It is, however, surprising and refreshing that Lance still seems to have that genuine, laid-back happiness as a teenager from rural Mississippi, the first *NSYNCer I’d ever laid eyes on in 2003, and now a 28 year-old gay man finally free to be himself. He stubbornly treats challenges and criticisms as unimportant distractions, always keeping those pale green eyes on the prize. He left home at sixteen, became apart of the biggest (boy)band in the world, became a certified Cosmonaut (a process which included a sedation-less colonoscopy and a risky, elective cardiac procedure) and settled into his life after *NSYNC with a positive, 7th Heaven-ish attitude which I simultaneously envy and admire. While Lance might not add bestseller to his list of careers, the memoir of his time in *NSYNC is a pleasant Saturday read and only solidifies my admiration for the southern boy turned accomplished businessman and musician. It was a true pleasure for this fangirl to revisit those memories. With that said, I do think that a memoir written by the fearless and hilarious Chris Kirkpatrick or the eccentric songwriting genius of JC Chasez would be a more entertaining read.

Friday, October 19, 2007

I'm Over Patrick Dempsey aka McDreamy

I made out myself as a total TV nerd when I confess that I’ve seen just about every episode of Grey’s Anatomy on the day it originally aired. I’ve been a fan since the beginning—when it was marketed as a mid-season space-filler on Sunday nights.

Like a good little Greymate, I fell into the romantic and angst-infested relationship of Mer and Der. Der was sweet and sensitive, but still a rockstar in the OR and in the budoire. Then his wife showed up, and he, for the sake of television and sexual tension, decided to stay with his cheating shrew of a wife. And that seemed honorable in a fall-on-your-scalpel sort of way. McDreamy lived up to his name even outside of the fictional Seattle Grace. He fathered not one, but two baby boys and drives racecars.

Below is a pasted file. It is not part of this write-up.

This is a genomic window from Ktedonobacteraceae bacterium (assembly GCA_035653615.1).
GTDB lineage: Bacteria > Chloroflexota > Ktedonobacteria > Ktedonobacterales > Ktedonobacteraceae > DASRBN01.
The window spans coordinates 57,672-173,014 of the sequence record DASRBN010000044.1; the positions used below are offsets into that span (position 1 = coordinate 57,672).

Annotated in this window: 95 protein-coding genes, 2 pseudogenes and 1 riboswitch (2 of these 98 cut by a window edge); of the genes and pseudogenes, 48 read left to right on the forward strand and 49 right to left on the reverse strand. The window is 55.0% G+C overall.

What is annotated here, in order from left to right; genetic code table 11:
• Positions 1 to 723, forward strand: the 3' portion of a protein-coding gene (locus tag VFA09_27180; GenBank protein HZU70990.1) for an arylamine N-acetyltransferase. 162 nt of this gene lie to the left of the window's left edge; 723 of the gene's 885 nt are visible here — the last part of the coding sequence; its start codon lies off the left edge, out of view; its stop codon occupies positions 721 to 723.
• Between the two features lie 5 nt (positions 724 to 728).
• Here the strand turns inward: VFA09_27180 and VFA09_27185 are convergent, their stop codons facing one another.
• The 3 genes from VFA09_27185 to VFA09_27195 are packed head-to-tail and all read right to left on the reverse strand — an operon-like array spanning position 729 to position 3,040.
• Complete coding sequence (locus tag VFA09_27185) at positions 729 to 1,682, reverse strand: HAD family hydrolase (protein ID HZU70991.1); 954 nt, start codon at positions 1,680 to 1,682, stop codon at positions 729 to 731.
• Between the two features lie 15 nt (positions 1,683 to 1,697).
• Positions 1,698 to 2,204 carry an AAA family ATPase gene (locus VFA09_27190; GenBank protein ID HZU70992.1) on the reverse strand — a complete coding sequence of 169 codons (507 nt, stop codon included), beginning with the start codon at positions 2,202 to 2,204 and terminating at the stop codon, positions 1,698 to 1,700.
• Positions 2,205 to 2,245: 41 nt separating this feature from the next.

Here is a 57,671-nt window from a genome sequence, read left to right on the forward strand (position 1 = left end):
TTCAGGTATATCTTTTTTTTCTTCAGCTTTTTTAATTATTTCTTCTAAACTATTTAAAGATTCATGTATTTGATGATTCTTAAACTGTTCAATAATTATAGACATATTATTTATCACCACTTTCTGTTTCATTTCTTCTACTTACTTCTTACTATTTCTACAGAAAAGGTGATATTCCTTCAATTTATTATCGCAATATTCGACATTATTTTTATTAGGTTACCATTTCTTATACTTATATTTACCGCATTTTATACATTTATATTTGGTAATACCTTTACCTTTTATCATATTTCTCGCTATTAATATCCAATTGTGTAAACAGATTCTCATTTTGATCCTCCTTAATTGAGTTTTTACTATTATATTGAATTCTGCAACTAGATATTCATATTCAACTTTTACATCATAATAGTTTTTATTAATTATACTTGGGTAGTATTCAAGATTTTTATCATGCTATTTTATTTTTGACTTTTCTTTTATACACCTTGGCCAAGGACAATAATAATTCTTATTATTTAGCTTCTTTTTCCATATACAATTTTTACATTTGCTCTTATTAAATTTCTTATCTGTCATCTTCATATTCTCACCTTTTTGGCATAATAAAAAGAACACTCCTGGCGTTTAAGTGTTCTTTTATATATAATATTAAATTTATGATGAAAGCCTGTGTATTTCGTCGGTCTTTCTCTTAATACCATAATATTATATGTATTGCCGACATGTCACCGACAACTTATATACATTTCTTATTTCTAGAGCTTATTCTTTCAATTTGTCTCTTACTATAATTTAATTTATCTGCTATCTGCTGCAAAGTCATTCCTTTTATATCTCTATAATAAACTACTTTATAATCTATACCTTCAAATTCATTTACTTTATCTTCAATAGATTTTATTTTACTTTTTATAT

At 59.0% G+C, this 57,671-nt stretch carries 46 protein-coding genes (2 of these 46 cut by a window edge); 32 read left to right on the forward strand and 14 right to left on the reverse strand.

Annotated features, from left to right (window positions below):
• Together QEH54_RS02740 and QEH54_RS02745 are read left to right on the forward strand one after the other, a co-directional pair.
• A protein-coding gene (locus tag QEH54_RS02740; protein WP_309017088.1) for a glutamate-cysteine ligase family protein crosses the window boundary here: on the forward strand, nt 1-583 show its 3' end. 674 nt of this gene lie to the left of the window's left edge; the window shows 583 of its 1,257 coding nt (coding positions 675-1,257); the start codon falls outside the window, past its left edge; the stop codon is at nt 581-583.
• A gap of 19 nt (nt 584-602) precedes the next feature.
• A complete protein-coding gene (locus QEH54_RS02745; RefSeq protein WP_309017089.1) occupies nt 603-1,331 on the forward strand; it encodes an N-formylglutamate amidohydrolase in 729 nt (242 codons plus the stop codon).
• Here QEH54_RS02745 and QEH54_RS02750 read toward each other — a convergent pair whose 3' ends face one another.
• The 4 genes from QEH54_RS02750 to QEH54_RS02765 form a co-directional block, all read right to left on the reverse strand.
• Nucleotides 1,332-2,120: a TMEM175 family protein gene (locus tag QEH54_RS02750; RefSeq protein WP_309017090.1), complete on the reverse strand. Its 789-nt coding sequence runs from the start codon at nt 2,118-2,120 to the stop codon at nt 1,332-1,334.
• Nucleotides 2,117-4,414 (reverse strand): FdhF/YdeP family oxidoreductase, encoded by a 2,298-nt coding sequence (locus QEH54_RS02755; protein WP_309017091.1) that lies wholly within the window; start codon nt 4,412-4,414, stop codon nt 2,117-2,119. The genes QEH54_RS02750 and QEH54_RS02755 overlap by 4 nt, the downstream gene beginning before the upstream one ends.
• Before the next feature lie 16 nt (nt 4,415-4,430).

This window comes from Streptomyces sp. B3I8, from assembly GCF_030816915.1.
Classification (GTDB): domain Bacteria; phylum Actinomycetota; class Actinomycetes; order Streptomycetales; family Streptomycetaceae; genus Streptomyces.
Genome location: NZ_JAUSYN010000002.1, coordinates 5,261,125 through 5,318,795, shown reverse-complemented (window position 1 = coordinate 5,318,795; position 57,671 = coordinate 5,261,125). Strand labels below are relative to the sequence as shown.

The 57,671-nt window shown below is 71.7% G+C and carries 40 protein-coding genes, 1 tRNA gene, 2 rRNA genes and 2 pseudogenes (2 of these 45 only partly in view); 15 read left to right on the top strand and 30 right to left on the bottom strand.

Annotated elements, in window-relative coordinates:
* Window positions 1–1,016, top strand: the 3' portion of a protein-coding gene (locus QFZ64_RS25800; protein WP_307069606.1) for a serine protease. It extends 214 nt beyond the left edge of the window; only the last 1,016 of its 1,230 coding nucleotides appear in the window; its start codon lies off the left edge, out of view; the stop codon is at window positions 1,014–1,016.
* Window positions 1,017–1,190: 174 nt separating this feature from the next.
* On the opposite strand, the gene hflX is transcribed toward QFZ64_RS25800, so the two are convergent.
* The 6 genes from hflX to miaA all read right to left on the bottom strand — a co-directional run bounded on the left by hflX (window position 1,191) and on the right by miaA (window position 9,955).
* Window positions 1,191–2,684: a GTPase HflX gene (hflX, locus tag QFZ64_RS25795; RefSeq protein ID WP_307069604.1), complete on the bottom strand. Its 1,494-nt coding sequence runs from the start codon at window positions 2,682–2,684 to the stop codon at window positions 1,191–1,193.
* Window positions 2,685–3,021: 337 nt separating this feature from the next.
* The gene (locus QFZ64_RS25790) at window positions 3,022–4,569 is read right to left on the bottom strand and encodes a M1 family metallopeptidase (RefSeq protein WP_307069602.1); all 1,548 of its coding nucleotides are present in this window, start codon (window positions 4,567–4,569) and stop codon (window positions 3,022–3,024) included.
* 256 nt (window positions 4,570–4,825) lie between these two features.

Fastforward to his 2006 Golden Globe nomination, and cue my *tires screeching to a halt* WHAT? reaction. The nomination came during the whole tragic and beautiful Izzie-Denny-LVAD arc, and the lukewarm Mer and Der plotlines were washed away from viewer’s tears from Denny’s Shiva. That’s when I realized that out of all the outlandish, “dark and twisty” Grey’s characters, Der was probably the weakest actor and/or was the flattest character. He spineless warbles between the “I’m a NEUROSURGEON” sternness and the sappy-sensitive whisper he does when Meredith is being mean to him.

Four episodes into this season, I’m tired of the sappy-whisper, which is all Der has done thus far. Alex, who has testosterone to spare, needs to pull Der aside. and show him the finer things about being a man: the screaming, the unprompted asshole-ness, the sleeping with other women to make Mer jealous, the sleeping with George’s skanky Syph-Nurse. It makes those rare moments of sensitivity all the more special. Mer is not the type to melt in a fit of giggles at Der boasting he wants to marry her and “die in her arms at 110”. She’s a tough almost-surgeon who needs to get over her daddy issues, one of which is a living breathing younger sister.

Patrick Dempsey was on the cover of my Entertainment Weekly, the Photo Issue. And the Greymate in me was excited, hoping he’d drop Grey’s tidbits, but the rest of me yawned, because McDreamy just makes me McSleepy. They could have picked Milo Ventimiglia and his Heroic new torso or Denzel Washington or even the real-life tranny on Dirty Sexy Money, because even she seems to be more of a man right now.